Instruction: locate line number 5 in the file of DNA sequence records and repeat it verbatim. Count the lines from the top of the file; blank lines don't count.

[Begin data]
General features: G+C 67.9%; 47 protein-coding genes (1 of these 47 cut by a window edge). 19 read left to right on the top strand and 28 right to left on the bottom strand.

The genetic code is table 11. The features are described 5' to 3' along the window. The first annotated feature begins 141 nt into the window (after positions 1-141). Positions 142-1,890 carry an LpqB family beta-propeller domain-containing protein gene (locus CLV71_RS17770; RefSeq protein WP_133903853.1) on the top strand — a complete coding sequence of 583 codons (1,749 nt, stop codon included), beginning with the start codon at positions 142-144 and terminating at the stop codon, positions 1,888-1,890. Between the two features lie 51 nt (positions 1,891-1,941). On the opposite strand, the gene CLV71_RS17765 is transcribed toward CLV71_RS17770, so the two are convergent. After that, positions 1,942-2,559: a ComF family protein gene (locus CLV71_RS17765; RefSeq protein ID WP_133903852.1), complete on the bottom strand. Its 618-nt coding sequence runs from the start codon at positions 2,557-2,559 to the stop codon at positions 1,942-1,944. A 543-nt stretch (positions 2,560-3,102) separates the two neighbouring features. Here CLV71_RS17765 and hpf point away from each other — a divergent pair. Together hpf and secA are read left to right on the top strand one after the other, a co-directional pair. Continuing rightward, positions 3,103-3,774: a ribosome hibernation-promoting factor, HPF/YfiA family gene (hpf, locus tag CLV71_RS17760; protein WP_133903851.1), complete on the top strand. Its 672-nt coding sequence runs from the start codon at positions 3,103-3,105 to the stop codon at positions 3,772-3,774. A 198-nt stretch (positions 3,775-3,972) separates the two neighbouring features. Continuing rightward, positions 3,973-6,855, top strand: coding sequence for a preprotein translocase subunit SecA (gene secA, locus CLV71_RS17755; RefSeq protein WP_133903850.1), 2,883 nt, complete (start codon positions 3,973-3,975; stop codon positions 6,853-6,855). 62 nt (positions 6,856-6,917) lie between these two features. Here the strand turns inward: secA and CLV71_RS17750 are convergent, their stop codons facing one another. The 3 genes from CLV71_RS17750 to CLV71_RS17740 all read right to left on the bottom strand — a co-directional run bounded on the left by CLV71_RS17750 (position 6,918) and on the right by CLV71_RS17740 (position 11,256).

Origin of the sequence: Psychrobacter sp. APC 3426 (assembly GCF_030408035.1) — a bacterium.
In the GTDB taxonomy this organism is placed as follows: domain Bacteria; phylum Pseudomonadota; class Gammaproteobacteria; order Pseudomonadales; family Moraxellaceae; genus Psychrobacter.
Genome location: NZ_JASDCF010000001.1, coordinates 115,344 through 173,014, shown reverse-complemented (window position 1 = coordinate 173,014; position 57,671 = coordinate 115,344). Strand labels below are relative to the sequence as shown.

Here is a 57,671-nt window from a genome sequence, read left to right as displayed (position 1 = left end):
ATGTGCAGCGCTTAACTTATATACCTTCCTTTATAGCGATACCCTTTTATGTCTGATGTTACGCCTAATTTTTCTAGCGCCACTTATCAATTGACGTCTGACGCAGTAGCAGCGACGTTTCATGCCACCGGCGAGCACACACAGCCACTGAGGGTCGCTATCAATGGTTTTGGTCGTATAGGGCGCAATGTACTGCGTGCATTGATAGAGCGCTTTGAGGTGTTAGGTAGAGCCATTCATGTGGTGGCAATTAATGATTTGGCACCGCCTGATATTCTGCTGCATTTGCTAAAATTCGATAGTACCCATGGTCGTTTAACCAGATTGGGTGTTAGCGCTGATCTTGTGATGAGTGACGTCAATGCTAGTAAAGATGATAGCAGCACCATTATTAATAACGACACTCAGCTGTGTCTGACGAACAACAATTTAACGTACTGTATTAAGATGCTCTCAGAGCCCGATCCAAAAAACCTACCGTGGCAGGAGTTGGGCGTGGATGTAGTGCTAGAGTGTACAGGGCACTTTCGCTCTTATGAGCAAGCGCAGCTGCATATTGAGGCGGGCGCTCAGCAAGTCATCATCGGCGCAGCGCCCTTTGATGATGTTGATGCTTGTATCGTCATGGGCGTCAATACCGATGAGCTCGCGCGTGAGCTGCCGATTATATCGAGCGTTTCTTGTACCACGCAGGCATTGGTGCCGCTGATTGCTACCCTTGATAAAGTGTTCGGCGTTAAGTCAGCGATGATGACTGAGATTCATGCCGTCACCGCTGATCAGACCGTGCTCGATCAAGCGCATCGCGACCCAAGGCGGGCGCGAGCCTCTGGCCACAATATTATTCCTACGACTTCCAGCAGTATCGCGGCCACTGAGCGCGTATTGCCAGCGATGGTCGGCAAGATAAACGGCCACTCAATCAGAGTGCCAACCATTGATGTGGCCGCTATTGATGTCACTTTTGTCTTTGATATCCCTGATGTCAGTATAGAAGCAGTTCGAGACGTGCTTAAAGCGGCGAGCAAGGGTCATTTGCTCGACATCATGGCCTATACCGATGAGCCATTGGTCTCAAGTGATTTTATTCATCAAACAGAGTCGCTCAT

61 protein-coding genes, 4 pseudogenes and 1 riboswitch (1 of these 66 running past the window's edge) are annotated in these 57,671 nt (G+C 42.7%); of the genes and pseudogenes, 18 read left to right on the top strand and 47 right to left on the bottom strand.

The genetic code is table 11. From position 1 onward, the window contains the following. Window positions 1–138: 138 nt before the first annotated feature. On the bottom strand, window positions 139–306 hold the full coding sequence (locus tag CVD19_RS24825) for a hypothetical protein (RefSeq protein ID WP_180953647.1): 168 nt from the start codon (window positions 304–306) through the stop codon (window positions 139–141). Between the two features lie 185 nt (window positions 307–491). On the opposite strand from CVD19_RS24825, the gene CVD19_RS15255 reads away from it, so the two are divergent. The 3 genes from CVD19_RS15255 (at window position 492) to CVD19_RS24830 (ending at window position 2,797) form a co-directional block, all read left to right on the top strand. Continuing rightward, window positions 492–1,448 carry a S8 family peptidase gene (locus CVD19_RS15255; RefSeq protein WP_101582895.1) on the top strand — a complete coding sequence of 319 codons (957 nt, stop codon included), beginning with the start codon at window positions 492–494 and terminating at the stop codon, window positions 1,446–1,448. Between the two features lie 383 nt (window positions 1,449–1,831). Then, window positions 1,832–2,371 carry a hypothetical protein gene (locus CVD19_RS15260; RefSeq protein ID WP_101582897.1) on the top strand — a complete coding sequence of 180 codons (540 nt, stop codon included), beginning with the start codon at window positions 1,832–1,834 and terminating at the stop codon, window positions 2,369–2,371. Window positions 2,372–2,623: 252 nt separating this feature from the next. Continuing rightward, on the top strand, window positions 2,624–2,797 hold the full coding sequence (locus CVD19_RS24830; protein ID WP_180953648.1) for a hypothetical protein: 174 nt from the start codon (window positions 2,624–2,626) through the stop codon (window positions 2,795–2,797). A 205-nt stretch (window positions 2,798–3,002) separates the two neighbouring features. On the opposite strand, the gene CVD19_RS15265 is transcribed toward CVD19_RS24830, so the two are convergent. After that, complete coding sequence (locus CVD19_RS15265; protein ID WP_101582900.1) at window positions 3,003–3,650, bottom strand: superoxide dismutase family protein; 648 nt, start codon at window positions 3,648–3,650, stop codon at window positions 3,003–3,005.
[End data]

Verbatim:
Genome location: NZ_JASDCF010000001.1, coordinates 115,344 through 173,014, shown reverse-complemented (window position 1 = coordinate 173,014; position 57,671 = coordinate 115,344). Strand labels below are relative to the sequence as shown.